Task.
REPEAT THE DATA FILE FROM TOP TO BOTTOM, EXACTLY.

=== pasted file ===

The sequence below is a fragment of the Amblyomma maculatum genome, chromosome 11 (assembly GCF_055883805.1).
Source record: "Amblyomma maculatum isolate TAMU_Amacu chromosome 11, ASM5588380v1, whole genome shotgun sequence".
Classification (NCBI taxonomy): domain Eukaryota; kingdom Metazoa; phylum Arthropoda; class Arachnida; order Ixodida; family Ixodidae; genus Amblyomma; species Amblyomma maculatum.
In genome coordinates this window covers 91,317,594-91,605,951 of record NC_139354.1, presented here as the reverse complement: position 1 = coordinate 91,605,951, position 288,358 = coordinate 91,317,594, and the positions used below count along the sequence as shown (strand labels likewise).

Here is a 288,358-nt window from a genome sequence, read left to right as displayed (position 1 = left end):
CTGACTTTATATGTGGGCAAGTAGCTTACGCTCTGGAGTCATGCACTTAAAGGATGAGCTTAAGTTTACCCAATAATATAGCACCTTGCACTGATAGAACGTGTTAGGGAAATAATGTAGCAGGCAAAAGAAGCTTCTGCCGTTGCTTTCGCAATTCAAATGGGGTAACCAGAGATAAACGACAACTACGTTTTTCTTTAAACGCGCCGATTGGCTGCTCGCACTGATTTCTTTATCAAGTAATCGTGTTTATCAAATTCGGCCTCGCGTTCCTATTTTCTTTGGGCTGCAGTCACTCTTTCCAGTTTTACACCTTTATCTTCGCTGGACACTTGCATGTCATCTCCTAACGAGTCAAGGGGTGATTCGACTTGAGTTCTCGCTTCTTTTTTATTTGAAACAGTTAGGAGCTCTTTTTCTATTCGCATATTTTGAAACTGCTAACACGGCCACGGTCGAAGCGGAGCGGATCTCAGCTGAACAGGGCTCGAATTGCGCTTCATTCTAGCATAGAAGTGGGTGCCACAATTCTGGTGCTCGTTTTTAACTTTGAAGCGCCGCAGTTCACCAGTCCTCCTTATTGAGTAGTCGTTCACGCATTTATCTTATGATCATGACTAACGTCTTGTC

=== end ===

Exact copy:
The sequence below is a fragment of the Amblyomma maculatum genome, chromosome 11 (assembly GCF_055883805.1).
Source record: "Amblyomma maculatum isolate TAMU_Amacu chromosome 11, ASM5588380v1, whole genome shotgun sequence".
Classification (NCBI taxonomy): domain Eukaryota; kingdom Metazoa; phylum Arthropoda; class Arachnida; order Ixodida; family Ixodidae; genus Amblyomma; species Amblyomma maculatum.
In genome coordinates this window covers 91,317,594-91,605,951 of record NC_139354.1, presented here as the reverse complement: position 1 = coordinate 91,605,951, position 288,358 = coordinate 91,317,594, and the positions used below count along the sequence as shown (strand labels likewise).

Here is a 288,358-nt window from a genome sequence, read left to right as displayed (position 1 = left end):
CTGACTTTATATGTGGGCAAGTAGCTTACGCTCTGGAGTCATGCACTTAAAGGATGAGCTTAAGTTTACCCAATAATATAGCACCTTGCACTGATAGAACGTGTTAGGGAAATAATGTAGCAGGCAAAAGAAGCTTCTGCCGTTGCTTTCGCAATTCAAATGGGGTAACCAGAGATAAACGACAACTACGTTTTTCTTTAAACGCGCCGATTGGCTGCTCGCACTGATTTCTTTATCAAGTAATCGTGTTTATCAAATTCGGCCTCGCGTTCCTATTTTCTTTGGGCTGCAGTCACTCTTTCCAGTTTTACACCTTTATCTTCGCTGGACACTTGCATGTCATCTCCTAACGAGTCAAGGGGTGATTCGACTTGAGTTCTCGCTTCTTTTTTATTTGAAACAGTTAGGAGCTCTTTTTCTATTCGCATATTTTGAAACTGCTAACACGGCCACGGTCGAAGCGGAGCGGATCTCAGCTGAACAGGGCTCGAATTGCGCTTCATTCTAGCATAGAAGTGGGTGCCACAATTCTGGTGCTCGTTTTTAACTTTGAAGCGCCGCAGTTCACCAGTCCTCCTTATTGAGTAGTCGTTCACGCATTTATCTTATGATCATGACTAACGTCTTGTC